So it’s very important to consider the different pace at which EA components change. We can fix this rigidity by understanding which EA components need to be long-lasting and stable, and which are characterised by their ability to respond to emerging requirements. By separating dynamic and stable elements we can produce enterprise architectures that are easier to change and quicker to adapt.
4. Seeing value only with delivery of a new architectural state.
Now we come to a pervasive myth – that EA only produces value with the final delivery of a new architectural state. This practice forces EA into a bad place – where architects are expected to produce short-term miracles that cure deeply embedded, long-term problems. Architectural change generally takes longer than short-term maintenance, fixes and work-arounds! So the poor architecture team struggle to prove their value and worth, because the end-results only happen after two, three, or more, years.
The simple cure is to recognize that EA delivers value throughout the strategy-execution cycle. Good EA starts by delivering ideas, strategies, visions and plans, producing value through the originality, creativity, and possibilities it generates. EA principles, standards and blueprints produce value by defining the fundamentals, morals and ethics that the organization follows. EA then examines the feasibility of each architectural option and the capabilities that are produced or improved – which is the value of knowing the right things to do, the value of appropriate effort, and the best use of resources. Then, and only then, EA makes changes through roadmaps and governance, which is the value of seeing things through to completion[iii].
3. Not have a holistic or systemic perspective
Architecture is the art and science of seeing the big picture – of understanding how everything fits together. Strong capabilities rely on effective collaboration between a diverse and complex set of components. When EA doesn’t consider how everything fits together – in a holistic or systemic way – there is a strong chance that it will miss the vital ingredient.
We often hear about high profile, large and complex projects that fail. In most cases, the reason for failure is that one (or more) vital factor has been overlooked. A recently abandoned National Health Service patient record system in the UK – which might have been the world's largest civilian computer system - cost around £10bn[iv]. The project was plagued by “systemic failures”, including changing specifications and an unclear scope – which are exactly the type of problem that can be prevented with a clear, holistic or systemic EA perspective.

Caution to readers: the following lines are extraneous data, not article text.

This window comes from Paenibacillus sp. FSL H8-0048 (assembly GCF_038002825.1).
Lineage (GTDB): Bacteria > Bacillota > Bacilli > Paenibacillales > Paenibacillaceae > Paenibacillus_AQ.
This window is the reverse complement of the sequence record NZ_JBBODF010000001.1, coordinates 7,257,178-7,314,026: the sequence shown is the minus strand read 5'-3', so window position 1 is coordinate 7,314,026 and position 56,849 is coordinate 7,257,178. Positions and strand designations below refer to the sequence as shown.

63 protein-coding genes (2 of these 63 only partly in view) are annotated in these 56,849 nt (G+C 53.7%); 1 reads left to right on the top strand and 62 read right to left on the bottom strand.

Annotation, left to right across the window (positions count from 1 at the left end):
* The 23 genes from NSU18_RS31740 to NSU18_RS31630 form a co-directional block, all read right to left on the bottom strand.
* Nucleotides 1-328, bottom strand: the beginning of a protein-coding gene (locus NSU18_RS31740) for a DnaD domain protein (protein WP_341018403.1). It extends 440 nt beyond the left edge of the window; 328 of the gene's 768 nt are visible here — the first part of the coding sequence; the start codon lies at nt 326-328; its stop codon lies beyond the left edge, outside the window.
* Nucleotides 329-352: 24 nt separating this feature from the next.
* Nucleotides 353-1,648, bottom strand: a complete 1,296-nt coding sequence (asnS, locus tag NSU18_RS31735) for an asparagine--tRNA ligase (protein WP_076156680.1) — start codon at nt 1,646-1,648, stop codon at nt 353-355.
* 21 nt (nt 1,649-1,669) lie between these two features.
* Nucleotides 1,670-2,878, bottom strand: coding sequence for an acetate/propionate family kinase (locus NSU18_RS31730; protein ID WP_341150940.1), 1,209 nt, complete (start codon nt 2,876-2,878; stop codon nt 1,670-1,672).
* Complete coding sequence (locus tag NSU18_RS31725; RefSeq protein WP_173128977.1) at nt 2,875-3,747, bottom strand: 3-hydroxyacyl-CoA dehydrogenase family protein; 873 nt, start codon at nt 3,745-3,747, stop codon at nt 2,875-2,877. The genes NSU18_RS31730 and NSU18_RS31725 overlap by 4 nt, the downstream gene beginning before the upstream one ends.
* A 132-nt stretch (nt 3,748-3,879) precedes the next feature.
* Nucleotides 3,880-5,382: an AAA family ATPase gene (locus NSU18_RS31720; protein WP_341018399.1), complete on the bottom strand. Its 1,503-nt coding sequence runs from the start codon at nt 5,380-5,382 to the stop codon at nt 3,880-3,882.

2. Accepting a pre-defined framework as the start point.
The EA management technique that provides clear, systemic, holistic overview of transformation change is the use of architecture frameworks. Which brings us to number 2 in our countdown of worst practice... many EA teams use a pre-defined architecture framework as their foundation for architectural work, because they don’t know how the best ways to tailor these frameworks to meet their precise needs!
The most popular architecture frameworks are The Open Group Architecture Framework, or TOGAF, and the Zachman Framework. But more than 300 architecture frameworks have been proposed by vendors, consultants and authors over the years[v]. The first problem is that none of these frameworks was developed for the exact needs of your enterprise. The second problem is that some of these “frameworks” are not what they appear to be: for example, the Zachman Framework is more accurately an ontology or schema. And finally – most pre-defined frameworks cover too many architectural dimensions at once.